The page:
Guo, Yadama named assistant vice chancellors for international affairs

Will focus on increasing impact, visibility in Greater China, India 

Two Washington University in St. Louis faculty members with strong global ties will assume additional responsibilities as assistant vice chancellors for international affairs, announced Chancellor Mark S. Wrighton.

Shenyang Guo, PhD, the Frank J. Bruno Distinguished Professor of Social Work Research in the Brown School, will serve as assistant vice chancellor for international affairs-Greater China (Mainland China, Hong Kong, Macau and Taiwan).

Gautam N. Yadama, PhD, professor in the Brown School, will serve as assistant vice chancellor for international affairs-India.

“Shenyang and Gautam are both gifted and creative scholars and wonderful ambassadors for the university,” Wrighton said. “Their work as assistant vice chancellors will greatly help us strategically expand our global reach in two vast and important regions of the world. I am grateful for their willingness to take on these key positions.”

Guo and Yadama will both report to James V. Wertsch, PhD, vice chancellor for international affairs, director of the McDonnell International Scholars Academy and the Marshall S. Snow Professor in Arts & Sciences. Their three-year appointments were effective Sept. 1.

“Washington University has a growing global presence, and we would like to see us have more impact and visibility in India and Greater China,” Wertsch said. “We already have many, varied activities for students and faculty members underway in India and Greater China and are ambitious about creating more.

“I am thrilled that Shenyang and Gautam have agreed to help develop an increasing presence in these two regions,” Wertsch said. “They will be instrumental in coordinating our efforts to find new synergies and develop more visibility for all the impressive things Washington University is already doing.”

Wertsch said one of Guo and Yadama’s first responsibilities will be to convene and coordinate faculty and students at Washington University who are already engaged in activities in Greater China and in India.

They also will work closely with the admissions office to help recruit more students from the two regions and with Alumni & Development programs to organize more alumni activities in Greater China and India.



Guo serves as the McDonnell Academy’s ambassador to Fudan University in Shanghai. He earned both his bachelor’s and master’s degrees in economics from Fudan and a doctorate in sociology from the University of Michigan.

Guo joined the Brown School faculty this year from the University of North Carolina at Chapel Hill School of Social Work, where he had been the Wallace H. Kuralt, Sr. Distinguished Professor.

He is the author of numerous research articles in child welfare, child mental health services, welfare and health care. He is an expert in applying advanced statistical models to solving social welfare problems and has taught graduate courses on event history analysis, hierarchical linear modeling, growth curve modeling and program evaluation.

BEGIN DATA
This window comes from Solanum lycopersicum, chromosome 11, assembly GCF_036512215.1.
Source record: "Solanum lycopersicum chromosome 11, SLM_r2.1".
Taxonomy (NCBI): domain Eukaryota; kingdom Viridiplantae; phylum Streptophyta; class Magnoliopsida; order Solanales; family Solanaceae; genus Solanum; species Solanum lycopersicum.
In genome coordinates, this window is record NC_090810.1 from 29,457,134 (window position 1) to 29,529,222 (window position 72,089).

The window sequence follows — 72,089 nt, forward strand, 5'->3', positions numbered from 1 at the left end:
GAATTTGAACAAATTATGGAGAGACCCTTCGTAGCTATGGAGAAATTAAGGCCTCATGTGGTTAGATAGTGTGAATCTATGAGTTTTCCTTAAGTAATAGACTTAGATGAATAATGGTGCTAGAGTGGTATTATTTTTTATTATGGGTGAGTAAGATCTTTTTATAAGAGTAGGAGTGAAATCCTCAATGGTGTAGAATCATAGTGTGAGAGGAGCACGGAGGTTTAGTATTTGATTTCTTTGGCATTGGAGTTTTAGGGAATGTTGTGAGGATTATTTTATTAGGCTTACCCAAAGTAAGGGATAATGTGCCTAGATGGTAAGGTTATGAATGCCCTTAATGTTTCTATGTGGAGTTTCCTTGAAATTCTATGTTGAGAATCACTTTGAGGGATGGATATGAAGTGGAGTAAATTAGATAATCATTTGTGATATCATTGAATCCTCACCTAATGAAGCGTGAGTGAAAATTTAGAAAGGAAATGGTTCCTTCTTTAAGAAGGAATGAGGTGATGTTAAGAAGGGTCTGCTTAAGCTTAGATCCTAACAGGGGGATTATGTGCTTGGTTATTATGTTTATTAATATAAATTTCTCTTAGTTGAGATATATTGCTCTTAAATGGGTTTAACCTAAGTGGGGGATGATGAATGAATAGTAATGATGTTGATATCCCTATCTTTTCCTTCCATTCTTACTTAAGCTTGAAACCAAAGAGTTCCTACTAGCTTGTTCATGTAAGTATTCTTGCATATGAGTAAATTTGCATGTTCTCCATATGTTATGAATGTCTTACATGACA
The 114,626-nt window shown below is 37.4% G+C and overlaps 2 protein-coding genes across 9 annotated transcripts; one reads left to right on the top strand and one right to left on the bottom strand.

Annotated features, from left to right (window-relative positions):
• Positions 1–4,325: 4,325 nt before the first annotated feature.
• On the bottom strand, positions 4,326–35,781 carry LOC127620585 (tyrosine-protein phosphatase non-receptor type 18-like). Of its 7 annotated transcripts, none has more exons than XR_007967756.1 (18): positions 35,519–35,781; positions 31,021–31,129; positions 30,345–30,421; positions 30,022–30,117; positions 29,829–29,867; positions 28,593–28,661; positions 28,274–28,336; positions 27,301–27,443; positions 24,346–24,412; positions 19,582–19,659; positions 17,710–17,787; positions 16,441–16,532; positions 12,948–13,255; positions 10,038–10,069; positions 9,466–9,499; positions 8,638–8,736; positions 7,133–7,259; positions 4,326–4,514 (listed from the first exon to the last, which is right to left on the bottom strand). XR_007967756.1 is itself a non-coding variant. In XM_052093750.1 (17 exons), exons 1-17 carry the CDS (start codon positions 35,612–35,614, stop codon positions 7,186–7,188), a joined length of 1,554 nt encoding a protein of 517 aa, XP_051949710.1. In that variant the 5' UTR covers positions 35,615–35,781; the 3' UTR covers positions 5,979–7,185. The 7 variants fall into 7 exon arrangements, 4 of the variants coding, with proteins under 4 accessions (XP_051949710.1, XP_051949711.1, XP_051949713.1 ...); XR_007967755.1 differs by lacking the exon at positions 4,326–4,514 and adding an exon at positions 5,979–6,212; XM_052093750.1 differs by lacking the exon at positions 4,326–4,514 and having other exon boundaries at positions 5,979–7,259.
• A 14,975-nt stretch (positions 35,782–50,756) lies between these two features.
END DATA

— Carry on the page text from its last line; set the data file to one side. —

He is the co-author of “Propensity Score Analysis: Statistical Methods and Applications” (2010), a comprehensive guide to statistical techniques that are useful in estimating the effects of social and health programs.

For the past 10 years, Guo has taught summer courses in statistical methods at various universities in China, including Fudan University, Peking University, Renmin University of China and Hong Kong University of Science and Technology.



Yadama serves as the McDonnell Academy ambassador to both Chulalongkorn University in Bangkok and the Tata Institute of Social Sciences in Mumbai.

His research focuses on the social and environmental challenges of rural poor in South Asia and China and sustainable interventions to improve their wellbeing. He examines these challenges in the context of varying environmental, ecological and institutional conditions with a particular focus on solutions to improve the social, economic, environmental and health outcomes.

Yadama’s research in India is on livelihoods of natural resource dependent poor and their strategies to achieve sustainability in their lives and resources. He is helping implement several transdisciplinary research projects in India, including a randomized control trial to study sustainability of new and efficient stove technologies to improve household air pollution, health and environmental outcomes for rural poor in India.

This study involves engineering, social work, social system design lab and medicine. The project is in collaboration with two Indian partners — the Foundation for Ecological Security and the Indian Council of Medical Research Center for Advanced Research on Environmental Health: Air Pollution, Department of Environmental Health Engineering, Sri Ramachandra University, Chennai.

Previously, as director of international programs at the Brown School, he was instrumental in building professional and educational initiatives in India, China, Nepal, Thailand, Mongolia, Kazakhstan, Kyrgyzstan, Uzbekistan, Tajikistan, Azerbaijan and the Republic of Georgia.

His book with photographer Mark Katzman, “Fires, Fuel & the Fate of 3 Billion: The State of the Energy Impoverished” (Oxford University Press 2013), is a 152-page collection of essays and photos examining the complex nexus of energy, poverty, ecology, environment, gender inequality and technology.